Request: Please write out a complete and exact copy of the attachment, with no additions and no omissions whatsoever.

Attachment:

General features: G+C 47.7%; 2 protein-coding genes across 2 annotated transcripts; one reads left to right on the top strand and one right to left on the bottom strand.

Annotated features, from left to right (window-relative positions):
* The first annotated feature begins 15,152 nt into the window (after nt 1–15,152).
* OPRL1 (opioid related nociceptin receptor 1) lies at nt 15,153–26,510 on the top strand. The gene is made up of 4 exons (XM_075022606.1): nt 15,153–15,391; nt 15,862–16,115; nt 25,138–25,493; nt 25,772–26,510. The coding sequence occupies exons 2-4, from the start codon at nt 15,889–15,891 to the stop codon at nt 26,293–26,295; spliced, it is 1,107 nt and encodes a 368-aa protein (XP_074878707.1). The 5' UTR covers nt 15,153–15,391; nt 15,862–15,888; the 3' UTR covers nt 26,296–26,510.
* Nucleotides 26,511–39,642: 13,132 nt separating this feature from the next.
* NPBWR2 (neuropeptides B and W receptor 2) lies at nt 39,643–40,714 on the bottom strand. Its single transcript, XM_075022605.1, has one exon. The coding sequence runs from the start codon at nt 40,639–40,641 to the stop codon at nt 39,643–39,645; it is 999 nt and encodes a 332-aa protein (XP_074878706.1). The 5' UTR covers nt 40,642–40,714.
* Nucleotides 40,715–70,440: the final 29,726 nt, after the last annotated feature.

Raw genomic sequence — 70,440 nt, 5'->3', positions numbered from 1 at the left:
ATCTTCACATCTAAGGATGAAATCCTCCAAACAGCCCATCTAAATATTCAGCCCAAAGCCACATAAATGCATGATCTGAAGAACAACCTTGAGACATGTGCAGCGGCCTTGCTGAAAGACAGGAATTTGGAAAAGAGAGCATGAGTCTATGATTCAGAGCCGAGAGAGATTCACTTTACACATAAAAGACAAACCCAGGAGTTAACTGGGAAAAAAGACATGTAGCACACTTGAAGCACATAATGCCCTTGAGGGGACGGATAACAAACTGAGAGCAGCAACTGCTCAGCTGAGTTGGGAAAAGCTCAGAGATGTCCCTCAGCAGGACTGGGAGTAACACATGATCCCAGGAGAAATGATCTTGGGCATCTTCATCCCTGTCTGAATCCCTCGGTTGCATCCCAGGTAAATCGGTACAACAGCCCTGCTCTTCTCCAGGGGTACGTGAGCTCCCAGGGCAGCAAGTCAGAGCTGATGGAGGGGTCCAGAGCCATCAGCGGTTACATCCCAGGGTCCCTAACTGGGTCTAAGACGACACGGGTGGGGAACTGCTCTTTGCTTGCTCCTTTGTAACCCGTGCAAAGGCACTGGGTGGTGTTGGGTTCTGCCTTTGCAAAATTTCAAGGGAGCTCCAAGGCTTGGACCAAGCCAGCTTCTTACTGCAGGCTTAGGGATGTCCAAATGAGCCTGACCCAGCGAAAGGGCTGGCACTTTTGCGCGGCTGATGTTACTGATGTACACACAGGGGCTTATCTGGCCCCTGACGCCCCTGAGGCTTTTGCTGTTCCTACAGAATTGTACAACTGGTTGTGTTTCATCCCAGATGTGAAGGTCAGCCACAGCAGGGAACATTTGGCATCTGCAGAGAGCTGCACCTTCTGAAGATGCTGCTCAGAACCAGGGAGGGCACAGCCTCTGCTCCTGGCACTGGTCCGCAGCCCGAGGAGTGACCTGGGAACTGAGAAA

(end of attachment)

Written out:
General features: G+C 47.7%; 2 protein-coding genes across 2 annotated transcripts; one reads left to right on the top strand and one right to left on the bottom strand.

Annotated features, from left to right (window-relative positions):
* The first annotated feature begins 15,152 nt into the window (after nt 1–15,152).
* OPRL1 (opioid related nociceptin receptor 1) lies at nt 15,153–26,510 on the top strand. The gene is made up of 4 exons (XM_075022606.1): nt 15,153–15,391; nt 15,862–16,115; nt 25,138–25,493; nt 25,772–26,510. The coding sequence occupies exons 2-4, from the start codon at nt 15,889–15,891 to the stop codon at nt 26,293–26,295; spliced, it is 1,107 nt and encodes a 368-aa protein (XP_074878707.1). The 5' UTR covers nt 15,153–15,391; nt 15,862–15,888; the 3' UTR covers nt 26,296–26,510.
* Nucleotides 26,511–39,642: 13,132 nt separating this feature from the next.
* NPBWR2 (neuropeptides B and W receptor 2) lies at nt 39,643–40,714 on the bottom strand. Its single transcript, XM_075022605.1, has one exon. The coding sequence runs from the start codon at nt 40,639–40,641 to the stop codon at nt 39,643–39,645; it is 999 nt and encodes a 332-aa protein (XP_074878706.1). The 5' UTR covers nt 40,642–40,714.
* Nucleotides 40,715–70,440: the final 29,726 nt, after the last annotated feature.

Raw genomic sequence — 70,440 nt, 5'->3', positions numbered from 1 at the left:
ATCTTCACATCTAAGGATGAAATCCTCCAAACAGCCCATCTAAATATTCAGCCCAAAGCCACATAAATGCATGATCTGAAGAACAACCTTGAGACATGTGCAGCGGCCTTGCTGAAAGACAGGAATTTGGAAAAGAGAGCATGAGTCTATGATTCAGAGCCGAGAGAGATTCACTTTACACATAAAAGACAAACCCAGGAGTTAACTGGGAAAAAAGACATGTAGCACACTTGAAGCACATAATGCCCTTGAGGGGACGGATAACAAACTGAGAGCAGCAACTGCTCAGCTGAGTTGGGAAAAGCTCAGAGATGTCCCTCAGCAGGACTGGGAGTAACACATGATCCCAGGAGAAATGATCTTGGGCATCTTCATCCCTGTCTGAATCCCTCGGTTGCATCCCAGGTAAATCGGTACAACAGCCCTGCTCTTCTCCAGGGGTACGTGAGCTCCCAGGGCAGCAAGTCAGAGCTGATGGAGGGGTCCAGAGCCATCAGCGGTTACATCCCAGGGTCCCTAACTGGGTCTAAGACGACACGGGTGGGGAACTGCTCTTTGCTTGCTCCTTTGTAACCCGTGCAAAGGCACTGGGTGGTGTTGGGTTCTGCCTTTGCAAAATTTCAAGGGAGCTCCAAGGCTTGGACCAAGCCAGCTTCTTACTGCAGGCTTAGGGATGTCCAAATGAGCCTGACCCAGCGAAAGGGCTGGCACTTTTGCGCGGCTGATGTTACTGATGTACACACAGGGGCTTATCTGGCCCCTGACGCCCCTGAGGCTTTTGCTGTTCCTACAGAATTGTACAACTGGTTGTGTTTCATCCCAGATGTGAAGGTCAGCCACAGCAGGGAACATTTGGCATCTGCAGAGAGCTGCACCTTCTGAAGATGCTGCTCAGAACCAGGGAGGGCACAGCCTCTGCTCCTGGCACTGGTCCGCAGCCCGAGGAGTGACCTGGGAACTGAGAAA